Ending months of speculation about a restructuring, the Integrion home banking consortium is paring down to three primary owners from the current 15 financial institutions.
Most of the rest will have participant-owner status in a revamped and recapitalized organization. They have the option of using Integrion technology but their capital contributions will be less than those of the top backers: BankAmerica Corp., Bank One Corp., and Washington Mutual Inc.
International Business Machines Corp., which played a key role in organizing Integrion in 1996, remains in the larger membership circle, as does Visa U.S.A., which joined when Integrion took over the Visa Interactive system.
Two companies-KeyCorp and Royal Bank of Canada-are opting out of the new arrangement, which Philadelphia-based Integrion Financial Network plans to announce formally today.
The outcome is generally along lines that observers of remote and home banking developments had been anticipating. Addressing member banks' diverging strategies and the unwillingness of some to pay requested assessments, Integrion survives with streamlined and more cohesive governance.
The shift of policymaking power toward a few, relatively large and increasingly committed institutions fits a pattern evident in other industry joint ventures such as credit card associations and regional automated teller machine networks.
Bank of America, Bank One, and Washington Mutual have committed to using Integrion's technology for home banking, will provide the majority of the consortium's second round of funding, and comprise the Integrion board of managers.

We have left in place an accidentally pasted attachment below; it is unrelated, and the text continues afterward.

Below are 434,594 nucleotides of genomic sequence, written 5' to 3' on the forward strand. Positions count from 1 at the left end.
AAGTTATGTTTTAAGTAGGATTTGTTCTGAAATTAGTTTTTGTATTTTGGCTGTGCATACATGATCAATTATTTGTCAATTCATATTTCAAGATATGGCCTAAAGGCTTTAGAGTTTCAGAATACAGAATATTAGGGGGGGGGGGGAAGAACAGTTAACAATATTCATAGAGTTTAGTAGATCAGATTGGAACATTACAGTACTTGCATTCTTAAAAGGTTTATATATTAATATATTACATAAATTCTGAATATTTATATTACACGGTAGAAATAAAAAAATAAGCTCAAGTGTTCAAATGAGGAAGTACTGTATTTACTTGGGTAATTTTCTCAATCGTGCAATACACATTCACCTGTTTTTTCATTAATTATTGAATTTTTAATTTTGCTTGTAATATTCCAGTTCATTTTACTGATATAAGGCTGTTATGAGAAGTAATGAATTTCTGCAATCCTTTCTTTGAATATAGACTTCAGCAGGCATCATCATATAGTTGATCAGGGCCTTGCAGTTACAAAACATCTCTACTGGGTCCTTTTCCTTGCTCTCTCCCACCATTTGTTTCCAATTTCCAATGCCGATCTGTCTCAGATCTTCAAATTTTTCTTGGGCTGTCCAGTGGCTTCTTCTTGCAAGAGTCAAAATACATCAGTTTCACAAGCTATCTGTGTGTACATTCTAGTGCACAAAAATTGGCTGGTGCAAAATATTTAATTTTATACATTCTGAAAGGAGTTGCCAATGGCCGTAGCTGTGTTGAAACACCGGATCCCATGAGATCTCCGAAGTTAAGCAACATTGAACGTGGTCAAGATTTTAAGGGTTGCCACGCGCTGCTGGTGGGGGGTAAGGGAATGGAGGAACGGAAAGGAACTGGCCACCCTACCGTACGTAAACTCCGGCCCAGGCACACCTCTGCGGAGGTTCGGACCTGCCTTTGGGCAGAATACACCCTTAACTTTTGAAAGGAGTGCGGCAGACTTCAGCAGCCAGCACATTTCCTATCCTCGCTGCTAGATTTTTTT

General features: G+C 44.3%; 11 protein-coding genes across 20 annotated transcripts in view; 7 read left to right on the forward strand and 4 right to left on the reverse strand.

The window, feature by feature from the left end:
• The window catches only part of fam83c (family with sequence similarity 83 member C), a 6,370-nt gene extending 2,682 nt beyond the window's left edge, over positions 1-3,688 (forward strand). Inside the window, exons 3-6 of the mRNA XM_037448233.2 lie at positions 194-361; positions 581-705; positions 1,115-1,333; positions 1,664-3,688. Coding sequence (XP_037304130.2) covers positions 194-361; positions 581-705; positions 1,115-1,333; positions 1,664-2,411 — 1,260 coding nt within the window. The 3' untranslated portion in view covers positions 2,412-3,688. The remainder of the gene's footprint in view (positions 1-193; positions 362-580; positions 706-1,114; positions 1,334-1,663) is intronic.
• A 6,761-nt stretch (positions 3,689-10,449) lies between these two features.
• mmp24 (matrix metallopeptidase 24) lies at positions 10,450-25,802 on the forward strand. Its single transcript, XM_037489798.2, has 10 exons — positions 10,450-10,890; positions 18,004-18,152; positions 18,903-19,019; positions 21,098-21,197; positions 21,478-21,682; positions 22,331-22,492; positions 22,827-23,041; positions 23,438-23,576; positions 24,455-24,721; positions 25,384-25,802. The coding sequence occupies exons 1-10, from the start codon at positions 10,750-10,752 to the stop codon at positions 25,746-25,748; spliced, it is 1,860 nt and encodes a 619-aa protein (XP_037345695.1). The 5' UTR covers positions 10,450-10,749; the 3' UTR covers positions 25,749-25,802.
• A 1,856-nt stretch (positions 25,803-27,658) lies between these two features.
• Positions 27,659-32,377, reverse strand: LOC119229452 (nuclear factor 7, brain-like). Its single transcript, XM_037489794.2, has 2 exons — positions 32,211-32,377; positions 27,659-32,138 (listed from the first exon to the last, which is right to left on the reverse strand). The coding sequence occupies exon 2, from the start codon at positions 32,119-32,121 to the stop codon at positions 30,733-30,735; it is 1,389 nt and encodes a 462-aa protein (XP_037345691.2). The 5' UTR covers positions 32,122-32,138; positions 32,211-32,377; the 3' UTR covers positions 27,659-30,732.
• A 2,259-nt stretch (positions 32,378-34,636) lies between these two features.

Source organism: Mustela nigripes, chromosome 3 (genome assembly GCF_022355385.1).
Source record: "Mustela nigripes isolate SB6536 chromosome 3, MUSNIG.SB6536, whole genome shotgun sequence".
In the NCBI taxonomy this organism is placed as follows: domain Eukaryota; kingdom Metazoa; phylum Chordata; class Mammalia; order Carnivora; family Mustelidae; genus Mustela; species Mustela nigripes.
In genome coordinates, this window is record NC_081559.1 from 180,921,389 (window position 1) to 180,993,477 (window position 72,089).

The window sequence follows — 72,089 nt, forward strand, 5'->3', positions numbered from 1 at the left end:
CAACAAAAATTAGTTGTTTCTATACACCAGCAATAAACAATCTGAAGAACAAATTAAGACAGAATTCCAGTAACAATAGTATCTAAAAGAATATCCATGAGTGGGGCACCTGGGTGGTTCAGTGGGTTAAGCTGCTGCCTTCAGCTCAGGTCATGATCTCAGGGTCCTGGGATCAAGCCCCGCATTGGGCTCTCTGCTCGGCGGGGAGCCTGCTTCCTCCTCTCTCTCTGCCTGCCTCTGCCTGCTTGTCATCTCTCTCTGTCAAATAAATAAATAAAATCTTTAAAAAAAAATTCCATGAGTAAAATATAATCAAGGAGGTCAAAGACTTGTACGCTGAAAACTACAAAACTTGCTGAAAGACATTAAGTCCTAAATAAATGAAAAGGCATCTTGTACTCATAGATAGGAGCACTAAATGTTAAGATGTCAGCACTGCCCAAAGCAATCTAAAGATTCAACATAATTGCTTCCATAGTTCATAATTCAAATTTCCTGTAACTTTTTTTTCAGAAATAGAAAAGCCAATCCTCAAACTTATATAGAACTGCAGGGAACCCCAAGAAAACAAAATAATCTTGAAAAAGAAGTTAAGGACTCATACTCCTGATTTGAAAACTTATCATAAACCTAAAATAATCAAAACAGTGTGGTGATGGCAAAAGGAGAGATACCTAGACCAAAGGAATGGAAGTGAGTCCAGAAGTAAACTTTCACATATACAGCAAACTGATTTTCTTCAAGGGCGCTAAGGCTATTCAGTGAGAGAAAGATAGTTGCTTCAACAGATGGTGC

Another 10 banks, IBM, and Visa will put in significantly less capital but have access to Integrion's home banking and/or bill payment and presentment software.
The restructuring followed a call for more capital to add to the $80 million collected in 1996 to fund Integrion's vision of a shared utility for home banking. The 20 original members (before mergers winnowed the bank participant number down) had contributed $4 million each.
Integrion officials would not reveal the financial terms of the recapitalization. They said only that the total would be less than in the first round and that the second-tier group would be contributing "orders of magnitude" less than the three primary owners.
William M. Fenimore Jr., who remains Integrion's chief executive officer and managing director, said he is "very relieved" to be moving forward with the plan. "Having owners who are actually using the platform and making the decisions" would make the group "more manageable," he said.
The restructuring "certainly has the potential to streamline the decision-making process," said Octavio Marenzi, research director at Meridien Research, Newton, Mass. "But it's not exactly a ringing endorsement to go from 18 to three" primary banks.
Electronic commerce analyst James Marks of Deutsche Bank Securities in New York has blamed Integrion's and other joint ventures' problems on a "too many cooks spoil the broth" affliction.
"The more members there are, the more unlikely that agreement will be reached" about objectives, Mr. Marks has written. "From the outside, it has always seemed as if Integrion has struggled mightily with basic questions."
EDIBanx, a wholesale payments and electronic data interchange group of 16 major banks organized by the Chicago Clearing House, is one example of a consortium failure. Others have been through upheavals.
Electronic Payment Systems Inc., a joint venture of Bank One, First Union Corp., and others that operated the MAC ATM network, was recently sold to Concord EFS Inc., a transaction processing specialist. Visa U.S.A. has had to cope with recent protests from Citigroup-two top executives resigned from the Visa board over branding policy differences and the company is swinging more of its card business to MasterCard.
"Consortia are a losing proposition any way you look at it," said Avivah Litan, research director at GartnerGroup. "Either the consortium succeeds and becomes the enemy of the bank, or it doesn't succeed."
By narrowing its focus, Integrion may be better off, some observers said.
"I think Integrion will end up being successful for the couple of large banks using it," Ms. Litan said. "It's not a total loser."